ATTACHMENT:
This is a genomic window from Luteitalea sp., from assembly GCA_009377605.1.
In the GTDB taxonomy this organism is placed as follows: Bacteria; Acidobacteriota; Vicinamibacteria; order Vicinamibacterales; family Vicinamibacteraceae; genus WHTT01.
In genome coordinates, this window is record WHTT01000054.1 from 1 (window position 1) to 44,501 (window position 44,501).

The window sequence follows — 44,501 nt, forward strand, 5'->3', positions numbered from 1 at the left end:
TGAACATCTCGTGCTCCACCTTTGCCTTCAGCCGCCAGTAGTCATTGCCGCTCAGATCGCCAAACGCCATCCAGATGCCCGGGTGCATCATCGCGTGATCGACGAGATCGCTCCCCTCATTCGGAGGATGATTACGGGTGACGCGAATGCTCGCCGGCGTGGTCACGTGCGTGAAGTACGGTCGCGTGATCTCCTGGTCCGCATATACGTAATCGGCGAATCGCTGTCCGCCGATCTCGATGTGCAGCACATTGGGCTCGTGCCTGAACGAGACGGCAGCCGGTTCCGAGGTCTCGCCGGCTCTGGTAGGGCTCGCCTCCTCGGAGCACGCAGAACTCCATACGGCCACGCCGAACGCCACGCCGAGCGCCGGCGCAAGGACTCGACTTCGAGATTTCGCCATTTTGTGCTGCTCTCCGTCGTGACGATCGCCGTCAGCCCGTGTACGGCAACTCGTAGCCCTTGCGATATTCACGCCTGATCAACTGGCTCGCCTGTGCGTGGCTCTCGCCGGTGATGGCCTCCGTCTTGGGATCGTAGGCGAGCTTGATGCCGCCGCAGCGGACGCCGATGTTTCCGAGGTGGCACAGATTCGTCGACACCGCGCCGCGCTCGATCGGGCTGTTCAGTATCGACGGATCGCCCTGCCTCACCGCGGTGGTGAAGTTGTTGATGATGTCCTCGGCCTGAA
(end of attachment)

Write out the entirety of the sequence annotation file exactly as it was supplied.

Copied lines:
This is a genomic window from Luteitalea sp., from assembly GCA_009377605.1.
In the GTDB taxonomy this organism is placed as follows: Bacteria; Acidobacteriota; Vicinamibacteria; order Vicinamibacterales; family Vicinamibacteraceae; genus WHTT01.
In genome coordinates, this window is record WHTT01000054.1 from 1 (window position 1) to 44,501 (window position 44,501).

The window sequence follows — 44,501 nt, forward strand, 5'->3', positions numbered from 1 at the left end:
TGAACATCTCGTGCTCCACCTTTGCCTTCAGCCGCCAGTAGTCATTGCCGCTCAGATCGCCAAACGCCATCCAGATGCCCGGGTGCATCATCGCGTGATCGACGAGATCGCTCCCCTCATTCGGAGGATGATTACGGGTGACGCGAATGCTCGCCGGCGTGGTCACGTGCGTGAAGTACGGTCGCGTGATCTCCTGGTCCGCATATACGTAATCGGCGAATCGCTGTCCGCCGATCTCGATGTGCAGCACATTGGGCTCGTGCCTGAACGAGACGGCAGCCGGTTCCGAGGTCTCGCCGGCTCTGGTAGGGCTCGCCTCCTCGGAGCACGCAGAACTCCATACGGCCACGCCGAACGCCACGCCGAGCGCCGGCGCAAGGACTCGACTTCGAGATTTCGCCATTTTGTGCTGCTCTCCGTCGTGACGATCGCCGTCAGCCCGTGTACGGCAACTCGTAGCCCTTGCGATATTCACGCCTGATCAACTGGCTCGCCTGTGCGTGGCTCTCGCCGGTGATGGCCTCCGTCTTGGGATCGTAGGCGAGCTTGATGCCGCCGCAGCGGACGCCGATGTTTCCGAGGTGGCACAGATTCGTCGACACCGCGCCGCGCTCGATCGGGCTGTTCAGTATCGACGGATCGCCCTGCCTCACCGCGGTGGTGAAGTTGTTGATGATGTCCTCGGCCTGAA